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Queen Mary Academy

Developing critical thinking and writing

Short writing tasks

Ideas to help students write for 3-5 minutes on a specific topic, without stopping and without talking. The main goal is to get students used to doing writing and thinking; they can be really helpful in getting them to think before they speak, to reflect on what has been said and to pay attention to their language (*Thinking Writing, QMUL)

Short writing tasks [PDF 40KB]

 

Unpacking an essay topic and making a statement (with guidelines for teachers)

Activity to introduce students to a way of thinking about what an assignment might be asking them to do; it aims to help them develop a sense of what possible evaluative statements or ‘claims’ they might make in a piece of writing (*Thinking Writing, QMUL)

Unpacking a question and making a statement [PDF 299KB] 

 

Beyond 'for and against' in argumentative writing:

Ideas to help students move from reporting arguments to showing a process of arguing in writing. They involve students in integrating different argumentative positions and simultaneously evaluating them (*Thinking Writing, QMUL, 2015)

Beyond for and against in argumentative writing [PDF 66KB]

 

Writing convincingly (with guidelines for teachers)

Activity to make students think about how the language they use (particularly the verbs and modifiers) can make their writing more or less convincing and credible (*Thinking Writing, QMUL)

Writing convincingly with guidelines [PDF 326KB]

 

Considering tone and style (with guidelines for teachers).

Activity to encourage students to think about the tone and style of a piece of writing and how that is connected to the audience and context (*Thinking Writing, QMUL)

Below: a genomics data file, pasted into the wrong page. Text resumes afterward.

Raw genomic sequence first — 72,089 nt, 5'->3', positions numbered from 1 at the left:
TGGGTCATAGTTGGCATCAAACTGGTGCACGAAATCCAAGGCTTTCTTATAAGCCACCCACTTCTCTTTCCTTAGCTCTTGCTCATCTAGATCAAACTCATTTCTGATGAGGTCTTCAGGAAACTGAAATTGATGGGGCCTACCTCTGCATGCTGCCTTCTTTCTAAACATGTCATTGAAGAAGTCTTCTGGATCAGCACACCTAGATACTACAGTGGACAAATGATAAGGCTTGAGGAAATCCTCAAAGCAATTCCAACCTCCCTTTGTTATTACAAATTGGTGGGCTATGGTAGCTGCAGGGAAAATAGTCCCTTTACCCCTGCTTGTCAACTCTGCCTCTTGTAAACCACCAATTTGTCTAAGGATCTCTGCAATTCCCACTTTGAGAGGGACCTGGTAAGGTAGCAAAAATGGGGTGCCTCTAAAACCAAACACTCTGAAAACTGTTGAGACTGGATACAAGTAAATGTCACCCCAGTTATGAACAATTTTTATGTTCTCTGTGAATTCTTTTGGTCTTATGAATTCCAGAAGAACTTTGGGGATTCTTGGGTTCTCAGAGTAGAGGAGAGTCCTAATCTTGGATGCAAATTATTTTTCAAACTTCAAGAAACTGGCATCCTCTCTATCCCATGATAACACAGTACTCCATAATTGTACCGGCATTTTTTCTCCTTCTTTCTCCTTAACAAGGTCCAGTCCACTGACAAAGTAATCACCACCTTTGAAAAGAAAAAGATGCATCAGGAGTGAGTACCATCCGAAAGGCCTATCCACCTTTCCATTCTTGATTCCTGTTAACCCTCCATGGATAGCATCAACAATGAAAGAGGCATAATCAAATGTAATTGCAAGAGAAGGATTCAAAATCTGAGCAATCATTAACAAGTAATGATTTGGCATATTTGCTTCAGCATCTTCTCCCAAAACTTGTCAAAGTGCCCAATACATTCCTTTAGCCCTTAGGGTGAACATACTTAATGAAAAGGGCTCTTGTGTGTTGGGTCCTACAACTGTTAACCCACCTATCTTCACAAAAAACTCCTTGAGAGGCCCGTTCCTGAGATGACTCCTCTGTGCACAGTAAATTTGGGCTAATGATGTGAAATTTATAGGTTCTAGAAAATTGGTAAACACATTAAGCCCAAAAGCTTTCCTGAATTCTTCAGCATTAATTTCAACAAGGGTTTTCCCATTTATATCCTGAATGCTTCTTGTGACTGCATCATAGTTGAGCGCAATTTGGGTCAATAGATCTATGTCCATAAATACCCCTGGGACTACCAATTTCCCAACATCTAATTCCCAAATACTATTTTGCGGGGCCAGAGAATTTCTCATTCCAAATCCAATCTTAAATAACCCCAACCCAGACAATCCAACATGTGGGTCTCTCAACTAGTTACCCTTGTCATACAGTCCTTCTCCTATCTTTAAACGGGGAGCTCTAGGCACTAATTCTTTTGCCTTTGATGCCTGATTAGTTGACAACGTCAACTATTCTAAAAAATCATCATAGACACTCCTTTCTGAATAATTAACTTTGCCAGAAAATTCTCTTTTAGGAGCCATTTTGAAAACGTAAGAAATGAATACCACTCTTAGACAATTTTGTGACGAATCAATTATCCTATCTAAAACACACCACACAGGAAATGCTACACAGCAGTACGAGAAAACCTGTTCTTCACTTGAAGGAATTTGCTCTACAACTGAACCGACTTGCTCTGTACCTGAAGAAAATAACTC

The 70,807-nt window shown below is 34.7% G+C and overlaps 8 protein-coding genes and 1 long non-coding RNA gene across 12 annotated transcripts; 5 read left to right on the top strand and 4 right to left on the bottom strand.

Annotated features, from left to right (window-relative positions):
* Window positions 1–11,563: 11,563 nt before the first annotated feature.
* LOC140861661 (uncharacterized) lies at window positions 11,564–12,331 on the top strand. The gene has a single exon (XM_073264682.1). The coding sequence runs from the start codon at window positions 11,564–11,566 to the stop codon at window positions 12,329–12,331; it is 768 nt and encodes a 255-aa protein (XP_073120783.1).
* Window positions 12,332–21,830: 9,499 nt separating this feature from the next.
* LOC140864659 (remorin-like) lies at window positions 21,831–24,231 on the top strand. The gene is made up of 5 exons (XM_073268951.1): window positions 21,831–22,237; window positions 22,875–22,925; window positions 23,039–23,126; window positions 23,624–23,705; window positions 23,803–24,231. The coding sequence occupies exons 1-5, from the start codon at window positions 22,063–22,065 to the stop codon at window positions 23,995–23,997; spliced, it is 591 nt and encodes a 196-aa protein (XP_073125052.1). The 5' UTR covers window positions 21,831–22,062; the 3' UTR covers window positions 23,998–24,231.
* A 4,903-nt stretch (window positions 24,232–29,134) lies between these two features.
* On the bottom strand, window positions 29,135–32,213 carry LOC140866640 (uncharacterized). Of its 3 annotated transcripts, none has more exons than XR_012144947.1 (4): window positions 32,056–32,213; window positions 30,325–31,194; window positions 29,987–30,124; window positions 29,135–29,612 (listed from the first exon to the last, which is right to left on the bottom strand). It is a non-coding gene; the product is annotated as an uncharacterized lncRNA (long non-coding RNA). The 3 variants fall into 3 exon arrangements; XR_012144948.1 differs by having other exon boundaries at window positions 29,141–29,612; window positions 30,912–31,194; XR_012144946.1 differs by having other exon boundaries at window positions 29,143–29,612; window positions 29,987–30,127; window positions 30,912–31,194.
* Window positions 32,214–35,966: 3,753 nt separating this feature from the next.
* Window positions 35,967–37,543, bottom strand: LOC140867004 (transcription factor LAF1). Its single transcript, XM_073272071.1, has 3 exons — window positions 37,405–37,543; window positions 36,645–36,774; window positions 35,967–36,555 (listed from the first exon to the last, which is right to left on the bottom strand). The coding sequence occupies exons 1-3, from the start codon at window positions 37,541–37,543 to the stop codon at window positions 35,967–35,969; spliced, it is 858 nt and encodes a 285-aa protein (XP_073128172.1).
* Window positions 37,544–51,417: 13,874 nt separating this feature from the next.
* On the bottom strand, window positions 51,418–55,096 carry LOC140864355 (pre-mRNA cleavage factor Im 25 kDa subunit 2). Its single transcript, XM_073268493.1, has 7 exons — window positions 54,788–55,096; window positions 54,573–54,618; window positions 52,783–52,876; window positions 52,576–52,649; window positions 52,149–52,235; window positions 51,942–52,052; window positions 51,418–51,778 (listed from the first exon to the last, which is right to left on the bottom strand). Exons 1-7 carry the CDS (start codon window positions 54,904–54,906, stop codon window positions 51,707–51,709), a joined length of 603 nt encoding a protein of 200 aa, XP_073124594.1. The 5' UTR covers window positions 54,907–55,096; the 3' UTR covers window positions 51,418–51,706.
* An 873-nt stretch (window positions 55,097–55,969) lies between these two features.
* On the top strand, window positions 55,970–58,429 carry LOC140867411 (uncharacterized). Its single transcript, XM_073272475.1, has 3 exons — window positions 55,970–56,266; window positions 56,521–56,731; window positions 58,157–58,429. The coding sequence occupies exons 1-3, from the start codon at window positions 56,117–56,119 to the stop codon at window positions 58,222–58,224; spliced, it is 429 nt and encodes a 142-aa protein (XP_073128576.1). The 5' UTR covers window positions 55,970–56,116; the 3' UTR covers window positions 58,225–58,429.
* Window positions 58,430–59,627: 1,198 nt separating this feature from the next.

Considering tone and style [PDF 219KB] 

 

Developing criticality

Presentation with ideas to help students develop criticality (*Thinking Writing, 2015)

Developing criticality [PDF 905KB]

 

Writing and Assessment (*Thinking Writing, QMUL)

Writing and assessment [PDF 123KB] 

 

Writing for Learning (*Thinking Writing, QMUL)

Writing for learning [PDF 118KB]

 

Integrating writing Toolkit (*Thinking Writing, QMUL)

Practical ideas, resources and case studies to help you develop your practice, whether you're designing a whole course or planning a class. It draws on some key claims about how writing can be used as part of the way you teach and help students learn in your discipline:

  1. Developing reasoning and argument
  2. Encouraging clarity
  3. Provoking critical engagement
  4. Clarifying assessments
  5. Making feedback productive
  6. Countering plagiarism
  7. Reading into writing
  8. Extended writing
  9. Time/space for writing
  10. Writing and employability

Integrating writing toolkit [PDF 427KB]

 

*Thinking Writing (http://www.thinkingwriting.qmul.ac.uk) was part of Learning Development which in turn was part of Academic Development within Student and Academic Services at Queen Mary, University of London (2000-2019). Thinking Writing worked with academic colleagues and students around thinking and writing: thinking, writing, and thinking about writing.

 

Peer Assessment for Writing Skills: a case study from the School of Engineering and Materials Science (videos)

(Resource created byJens Mueller for the ADEPT website - 15/12/2015)

In this series of videos Dr Jens Mueller discusses his development of a peer assessment for writing skills, including the challenges involved, motivations for developing it and the students’ response.

 

Video: Technical Writing Guide. Prof Norman Fenton discusses the issue of good technical writing, the difficulties that people have, and the guide that he has written to help.

 

Video: Skeletal handouts. Dr Mark Carroll discusses the demand for handouts and explains why and how he uses skeletal handouts in lectures.

 

Video: Blogging. Dr Dominc Hurst talks about his use of blogging as a tool to engage and share with his students outside of the classroom.